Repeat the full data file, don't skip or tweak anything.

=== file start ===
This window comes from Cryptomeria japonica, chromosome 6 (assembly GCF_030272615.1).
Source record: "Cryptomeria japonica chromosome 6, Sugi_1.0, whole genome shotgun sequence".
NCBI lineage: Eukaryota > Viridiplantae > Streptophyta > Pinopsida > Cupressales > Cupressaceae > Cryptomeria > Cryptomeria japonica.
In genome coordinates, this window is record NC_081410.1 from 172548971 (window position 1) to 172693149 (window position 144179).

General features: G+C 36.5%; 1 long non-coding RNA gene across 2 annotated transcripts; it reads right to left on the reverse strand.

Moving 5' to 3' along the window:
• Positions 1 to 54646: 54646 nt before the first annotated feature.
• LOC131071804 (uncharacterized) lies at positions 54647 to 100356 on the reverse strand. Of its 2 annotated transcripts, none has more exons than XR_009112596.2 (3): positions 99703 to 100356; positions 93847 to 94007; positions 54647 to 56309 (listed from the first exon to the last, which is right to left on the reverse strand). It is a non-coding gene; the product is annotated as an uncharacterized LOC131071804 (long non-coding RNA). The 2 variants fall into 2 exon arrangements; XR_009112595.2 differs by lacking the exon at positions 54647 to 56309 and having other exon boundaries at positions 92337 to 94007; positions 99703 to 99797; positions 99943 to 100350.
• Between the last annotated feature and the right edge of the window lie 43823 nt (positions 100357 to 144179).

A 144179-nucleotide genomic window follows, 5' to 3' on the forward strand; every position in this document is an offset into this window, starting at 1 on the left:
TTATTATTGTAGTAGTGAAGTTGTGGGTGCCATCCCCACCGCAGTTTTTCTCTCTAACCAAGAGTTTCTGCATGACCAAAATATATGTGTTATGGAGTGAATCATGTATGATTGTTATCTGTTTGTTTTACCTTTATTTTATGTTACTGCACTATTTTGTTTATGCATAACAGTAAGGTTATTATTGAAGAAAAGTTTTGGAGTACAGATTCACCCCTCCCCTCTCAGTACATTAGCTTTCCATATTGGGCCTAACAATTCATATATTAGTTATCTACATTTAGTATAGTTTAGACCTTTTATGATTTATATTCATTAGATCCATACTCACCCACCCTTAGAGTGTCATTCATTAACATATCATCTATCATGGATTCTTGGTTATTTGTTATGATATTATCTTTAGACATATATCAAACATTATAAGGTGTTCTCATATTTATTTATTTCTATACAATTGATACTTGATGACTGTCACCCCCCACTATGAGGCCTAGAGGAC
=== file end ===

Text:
This window comes from Cryptomeria japonica, chromosome 6 (assembly GCF_030272615.1).
Source record: "Cryptomeria japonica chromosome 6, Sugi_1.0, whole genome shotgun sequence".
NCBI lineage: Eukaryota > Viridiplantae > Streptophyta > Pinopsida > Cupressales > Cupressaceae > Cryptomeria > Cryptomeria japonica.
In genome coordinates, this window is record NC_081410.1 from 172548971 (window position 1) to 172693149 (window position 144179).

General features: G+C 36.5%; 1 long non-coding RNA gene across 2 annotated transcripts; it reads right to left on the reverse strand.

Moving 5' to 3' along the window:
• Positions 1 to 54646: 54646 nt before the first annotated feature.
• LOC131071804 (uncharacterized) lies at positions 54647 to 100356 on the reverse strand. Of its 2 annotated transcripts, none has more exons than XR_009112596.2 (3): positions 99703 to 100356; positions 93847 to 94007; positions 54647 to 56309 (listed from the first exon to the last, which is right to left on the reverse strand). It is a non-coding gene; the product is annotated as an uncharacterized LOC131071804 (long non-coding RNA). The 2 variants fall into 2 exon arrangements; XR_009112595.2 differs by lacking the exon at positions 54647 to 56309 and having other exon boundaries at positions 92337 to 94007; positions 99703 to 99797; positions 99943 to 100350.
• Between the last annotated feature and the right edge of the window lie 43823 nt (positions 100357 to 144179).

A 144179-nucleotide genomic window follows, 5' to 3' on the forward strand; every position in this document is an offset into this window, starting at 1 on the left:
TTATTATTGTAGTAGTGAAGTTGTGGGTGCCATCCCCACCGCAGTTTTTCTCTCTAACCAAGAGTTTCTGCATGACCAAAATATATGTGTTATGGAGTGAATCATGTATGATTGTTATCTGTTTGTTTTACCTTTATTTTATGTTACTGCACTATTTTGTTTATGCATAACAGTAAGGTTATTATTGAAGAAAAGTTTTGGAGTACAGATTCACCCCTCCCCTCTCAGTACATTAGCTTTCCATATTGGGCCTAACAATTCATATATTAGTTATCTACATTTAGTATAGTTTAGACCTTTTATGATTTATATTCATTAGATCCATACTCACCCACCCTTAGAGTGTCATTCATTAACATATCATCTATCATGGATTCTTGGTTATTTGTTATGATATTATCTTTAGACATATATCAAACATTATAAGGTGTTCTCATATTTATTTATTTCTATACAATTGATACTTGATGACTGTCACCCCCCACTATGAGGCCTAGAGGAC